As noted above, a lender is not barred by the one action rule, section 580b, or section 580d from pursuing a borrower for a deficiency judgment if the borrower had committed fraud in the inducement of the loan or bad faith waste upon the property prior to the foreclosure sale. However, even in those cases, a lender cannot pursue the borrower if there is no deficiency. Thus, a lender who submits a full credit bid for the property at a trustee's sale is deemed to have received property worth the amount of the bid. A full credit bid represents a satisfaction of the unpaid debt. Even if the property is actually worth less than the amount credit bid at the foreclosure sale, the full credit bid in and of itself cuts off a lender's right to a deficiency judgment against the borrower who has committed fraud or bad faith waste. (Western Federal Savings v.Sawyer, 10 Cal. App. 4th 1615 (1992); Cornelisun v. Kornbluth, supra.)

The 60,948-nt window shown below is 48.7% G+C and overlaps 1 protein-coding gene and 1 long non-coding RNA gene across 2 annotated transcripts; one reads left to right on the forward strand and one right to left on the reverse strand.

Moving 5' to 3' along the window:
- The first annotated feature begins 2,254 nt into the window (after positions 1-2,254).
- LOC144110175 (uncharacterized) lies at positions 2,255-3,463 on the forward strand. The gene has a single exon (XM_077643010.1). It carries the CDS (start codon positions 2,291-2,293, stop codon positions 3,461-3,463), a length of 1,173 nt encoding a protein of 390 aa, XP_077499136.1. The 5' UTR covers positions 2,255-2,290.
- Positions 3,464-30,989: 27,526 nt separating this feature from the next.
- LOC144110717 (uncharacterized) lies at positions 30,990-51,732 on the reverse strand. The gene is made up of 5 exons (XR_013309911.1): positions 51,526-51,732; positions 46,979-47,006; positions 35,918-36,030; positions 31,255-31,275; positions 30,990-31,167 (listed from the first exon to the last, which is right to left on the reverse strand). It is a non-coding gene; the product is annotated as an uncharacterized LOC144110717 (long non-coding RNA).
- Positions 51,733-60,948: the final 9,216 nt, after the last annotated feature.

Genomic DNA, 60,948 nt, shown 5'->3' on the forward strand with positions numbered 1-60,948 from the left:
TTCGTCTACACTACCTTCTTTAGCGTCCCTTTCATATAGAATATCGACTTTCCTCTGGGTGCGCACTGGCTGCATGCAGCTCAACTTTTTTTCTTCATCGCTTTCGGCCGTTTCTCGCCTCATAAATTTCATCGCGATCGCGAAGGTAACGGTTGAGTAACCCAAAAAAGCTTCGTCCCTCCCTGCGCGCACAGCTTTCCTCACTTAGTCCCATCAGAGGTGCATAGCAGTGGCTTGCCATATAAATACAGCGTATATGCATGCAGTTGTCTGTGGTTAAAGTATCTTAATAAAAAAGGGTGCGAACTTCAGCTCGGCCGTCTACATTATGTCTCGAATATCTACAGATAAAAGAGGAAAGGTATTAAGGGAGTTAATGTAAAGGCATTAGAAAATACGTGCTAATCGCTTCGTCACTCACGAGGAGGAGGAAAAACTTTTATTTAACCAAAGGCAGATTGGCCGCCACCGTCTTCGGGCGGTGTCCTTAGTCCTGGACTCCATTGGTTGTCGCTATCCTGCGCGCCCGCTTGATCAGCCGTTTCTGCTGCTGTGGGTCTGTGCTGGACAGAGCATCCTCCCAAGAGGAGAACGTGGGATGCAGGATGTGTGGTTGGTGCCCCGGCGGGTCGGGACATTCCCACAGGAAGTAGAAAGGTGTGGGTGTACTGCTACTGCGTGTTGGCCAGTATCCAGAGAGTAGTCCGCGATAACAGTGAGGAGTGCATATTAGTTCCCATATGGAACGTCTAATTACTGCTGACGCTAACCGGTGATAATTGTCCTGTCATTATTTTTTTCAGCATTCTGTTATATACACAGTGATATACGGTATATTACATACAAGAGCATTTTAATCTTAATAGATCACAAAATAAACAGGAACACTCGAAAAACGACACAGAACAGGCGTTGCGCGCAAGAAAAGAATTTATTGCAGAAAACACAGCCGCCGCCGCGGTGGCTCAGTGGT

V. Waiver of Anti-deficiency Protection
The anti-deficiency protections cannot be waived by a borrower contemporaneous with or upon renewal of a secured loan. (Cal. Civ. Code § 2953;  Freedland v. Greco,45 Cal. 2d 462 (1995).)  However, anti-deficiency protections can be waived subsequent to the loan being made if the waiver accompanies some event other than a renewal. For example, a waiver in connection with an extension of a loan or some other consideration or concession by the lender can be valid. (California Mortgage and Deed of Trust Practice, supra, section 4.49, p. 231, California Real Estate 2d, supra, section 9:174 p. 585.)
Each of the anti-deficiency protections must be waived separately. A waiver of the purchase money protection ((Cal. Code Civ. Proc. § 580b) will not have an effect on the protections afforded the borrower after a trustee sale has been conducted ((Cal. Code Civ. Proc. § 580d).
VI. Third Parties
A. Guarantors